Right, and no one is using economic hit men either

what
posted by nasreddin


er, too many threads open and I should have previewed?
posted by The Lady is a designer at 11:39 AM on October 18, 2010


Seriously, I'd like the "OMG facebook is collecting your informationz!" crowd to offer one legitimate, serious objection to this kind of thing that isn't based on a fantasy about being an anonymous Internet renegade or whatever.

Person denied insurance because of content of private message between family members about a particular disease or condition. Person loses job because of private pics of private party. Person arrested because of private message content (say arrested by Feds in California if marijuana law passes).
posted by DU at 11:43 AM on October 18, 2010 [5 favorites]


Fired by Facebook.
posted by zarq at 11:50 AM on October 18, 2010


Person denied insurance because of content of private message between family members about a particular disease or condition. Person loses job because of private pics of private party. Person arrested because of private message content (say arrested by Feds in California if marijuana law passes).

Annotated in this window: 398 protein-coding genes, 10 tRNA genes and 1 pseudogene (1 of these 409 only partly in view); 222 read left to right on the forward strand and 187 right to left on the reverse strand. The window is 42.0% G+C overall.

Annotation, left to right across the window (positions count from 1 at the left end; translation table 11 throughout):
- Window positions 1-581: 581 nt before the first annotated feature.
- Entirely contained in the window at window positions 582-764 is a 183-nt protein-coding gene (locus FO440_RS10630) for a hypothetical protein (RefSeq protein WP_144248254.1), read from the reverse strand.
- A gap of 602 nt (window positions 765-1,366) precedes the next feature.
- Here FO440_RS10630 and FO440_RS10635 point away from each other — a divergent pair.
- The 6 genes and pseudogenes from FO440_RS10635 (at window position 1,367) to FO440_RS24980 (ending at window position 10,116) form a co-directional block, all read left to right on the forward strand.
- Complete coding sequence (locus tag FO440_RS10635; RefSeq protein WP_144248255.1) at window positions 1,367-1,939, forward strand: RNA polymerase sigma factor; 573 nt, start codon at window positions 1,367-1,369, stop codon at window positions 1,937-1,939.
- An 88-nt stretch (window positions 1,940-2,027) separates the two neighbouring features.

#1, even if it's somehow possible, is no longer legal because of the ACA. #3 would constitute evidence not admissible in court. If you work at a place that would fire you based on your private pictures (that you weren't uploading while at work) then you'll probably be better off elsewhere anyway.

In any case, those are entirely separate issues unrelated to whether marketers are collecting your data or not. Delusions of persecution aside, I can assure you that ad companies and Facebook have no interest in getting you arrested or fired. If the government wants to track you down, on the other hand, it is already able to so without Facebook.
posted by nasreddin at 11:51 AM on October 18, 2010 [1 favorite]


Fired by Facebook.